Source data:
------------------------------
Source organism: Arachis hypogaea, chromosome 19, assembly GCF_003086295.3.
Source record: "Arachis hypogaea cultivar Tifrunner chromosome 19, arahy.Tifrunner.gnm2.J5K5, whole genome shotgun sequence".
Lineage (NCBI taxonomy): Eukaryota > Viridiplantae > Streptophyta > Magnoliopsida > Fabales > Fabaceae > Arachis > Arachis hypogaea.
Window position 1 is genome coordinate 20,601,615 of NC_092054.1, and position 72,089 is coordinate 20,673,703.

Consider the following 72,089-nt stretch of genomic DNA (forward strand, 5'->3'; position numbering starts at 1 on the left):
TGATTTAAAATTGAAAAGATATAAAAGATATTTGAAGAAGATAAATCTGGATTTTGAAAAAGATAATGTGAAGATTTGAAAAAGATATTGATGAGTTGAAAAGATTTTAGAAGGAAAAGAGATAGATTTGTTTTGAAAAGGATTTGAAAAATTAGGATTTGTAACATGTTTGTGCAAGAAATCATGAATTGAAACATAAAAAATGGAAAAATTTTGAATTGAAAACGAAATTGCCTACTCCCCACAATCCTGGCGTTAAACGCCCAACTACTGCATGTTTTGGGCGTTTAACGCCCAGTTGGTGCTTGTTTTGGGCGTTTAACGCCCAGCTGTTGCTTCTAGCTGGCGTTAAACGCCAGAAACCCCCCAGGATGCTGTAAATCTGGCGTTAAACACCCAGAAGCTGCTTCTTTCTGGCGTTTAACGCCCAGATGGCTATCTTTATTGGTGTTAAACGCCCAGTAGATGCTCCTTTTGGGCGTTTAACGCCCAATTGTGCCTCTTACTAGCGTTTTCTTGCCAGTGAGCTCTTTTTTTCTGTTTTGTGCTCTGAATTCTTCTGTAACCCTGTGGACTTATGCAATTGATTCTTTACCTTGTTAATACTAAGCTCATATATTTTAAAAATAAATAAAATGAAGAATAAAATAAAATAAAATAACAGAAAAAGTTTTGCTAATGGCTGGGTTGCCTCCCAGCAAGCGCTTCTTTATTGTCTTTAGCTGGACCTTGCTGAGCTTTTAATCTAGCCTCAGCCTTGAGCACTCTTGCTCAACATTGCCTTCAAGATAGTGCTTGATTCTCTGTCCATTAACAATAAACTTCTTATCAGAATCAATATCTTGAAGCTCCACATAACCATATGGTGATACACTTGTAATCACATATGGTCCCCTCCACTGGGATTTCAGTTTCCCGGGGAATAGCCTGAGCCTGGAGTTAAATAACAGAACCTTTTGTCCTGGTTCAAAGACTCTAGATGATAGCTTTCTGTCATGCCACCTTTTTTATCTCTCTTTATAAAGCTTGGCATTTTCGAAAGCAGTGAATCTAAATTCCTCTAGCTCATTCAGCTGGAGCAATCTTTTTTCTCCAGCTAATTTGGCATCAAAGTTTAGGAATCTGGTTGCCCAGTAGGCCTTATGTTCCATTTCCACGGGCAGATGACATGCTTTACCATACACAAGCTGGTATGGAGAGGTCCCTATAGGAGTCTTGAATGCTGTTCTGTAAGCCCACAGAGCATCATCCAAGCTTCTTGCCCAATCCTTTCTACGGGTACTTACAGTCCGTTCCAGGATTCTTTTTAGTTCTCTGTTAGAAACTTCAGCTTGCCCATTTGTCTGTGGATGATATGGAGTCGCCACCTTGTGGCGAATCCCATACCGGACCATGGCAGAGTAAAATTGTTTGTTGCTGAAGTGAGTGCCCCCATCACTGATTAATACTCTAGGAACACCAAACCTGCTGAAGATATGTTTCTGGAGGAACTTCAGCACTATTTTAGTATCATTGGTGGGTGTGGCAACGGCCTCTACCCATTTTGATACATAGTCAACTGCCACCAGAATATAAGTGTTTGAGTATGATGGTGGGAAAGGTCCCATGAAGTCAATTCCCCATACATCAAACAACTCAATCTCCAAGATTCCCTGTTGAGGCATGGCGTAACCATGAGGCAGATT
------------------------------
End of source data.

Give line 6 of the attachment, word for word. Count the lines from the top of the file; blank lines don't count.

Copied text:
TGATTTAAAATTGAAAAGATATAAAAGATATTTGAAGAAGATAAATCTGGATTTTGAAAAAGATAATGTGAAGATTTGAAAAAGATATTGATGAGTTGAAAAGATTTTAGAAGGAAAAGAGATAGATTTGTTTTGAAAAGGATTTGAAAAATTAGGATTTGTAACATGTTTGTGCAAGAAATCATGAATTGAAACATAAAAAATGGAAAAATTTTGAATTGAAAACGAAATTGCCTACTCCCCACAATCCTGGCGTTAAACGCCCAACTACTGCATGTTTTGGGCGTTTAACGCCCAGTTGGTGCTTGTTTTGGGCGTTTAACGCCCAGCTGTTGCTTCTAGCTGGCGTTAAACGCCAGAAACCCCCCAGGATGCTGTAAATCTGGCGTTAAACACCCAGAAGCTGCTTCTTTCTGGCGTTTAACGCCCAGATGGCTATCTTTATTGGTGTTAAACGCCCAGTAGATGCTCCTTTTGGGCGTTTAACGCCCAATTGTGCCTCTTACTAGCGTTTTCTTGCCAGTGAGCTCTTTTTTTCTGTTTTGTGCTCTGAATTCTTCTGTAACCCTGTGGACTTATGCAATTGATTCTTTACCTTGTTAATACTAAGCTCATATATTTTAAAAATAAATAAAATGAAGAATAAAATAAAATAAAATAACAGAAAAAGTTTTGCTAATGGCTGGGTTGCCTCCCAGCAAGCGCTTCTTTATTGTCTTTAGCTGGACCTTGCTGAGCTTTTAATCTAGCCTCAGCCTTGAGCACTCTTGCTCAACATTGCCTTCAAGATAGTGCTTGATTCTCTGTCCATTAACAATAAACTTCTTATCAGAATCAATATCTTGAAGCTCCACATAACCATATGGTGATACACTTGTAATCACATATGGTCCCCTCCACTGGGATTTCAGTTTCCCGGGGAATAGCCTGAGCCTGGAGTTAAATAACAGAACCTTTTGTCCTGGTTCAAAGACTCTAGATGATAGCTTTCTGTCATGCCACCTTTTTTATCTCTCTTTATAAAGCTTGGCATTTTCGAAAGCAGTGAATCTAAATTCCTCTAGCTCATTCAGCTGGAGCAATCTTTTTTCTCCAGCTAATTTGGCATCAAAGTTTAGGAATCTGGTTGCCCAGTAGGCCTTATGTTCCATTTCCACGGGCAGATGACATGCTTTACCATACACAAGCTGGTATGGAGAGGTCCCTATAGGAGTCTTGAATGCTGTTCTGTAAGCCCACAGAGCATCATCCAAGCTTCTTGCCCAATCCTTTCTACGGGTACTTACAGTCCGTTCCAGGATTCTTTTTAGTTCTCTGTTAGAAACTTCAGCTTGCCCATTTGTCTGTGGATGATATGGAGTCGCCACCTTGTGGCGAATCCCATACCGGACCATGGCAGAGTAAAATTGTTTGTTGCTGAAGTGAGTGCCCCCATCACTGATTAATACTCTAGGAACACCAAACCTGCTGAAGATATGTTTCTGGAGGAACTTCAGCACTATTTTAGTATCATTGGTGGGTGTGGCAACGGCCTCTACCCATTTTGATACATAGTCAACTGCCACCAGAATATAAGTGTTTGAGTATGATGGTGGGAAAGGTCCCATGAAGTCAATTCCCCATACATCAAACAACTCAATCTCCAAGATTCCCTGTTGAGGCATGGCGTAACCATGAGGCAGATT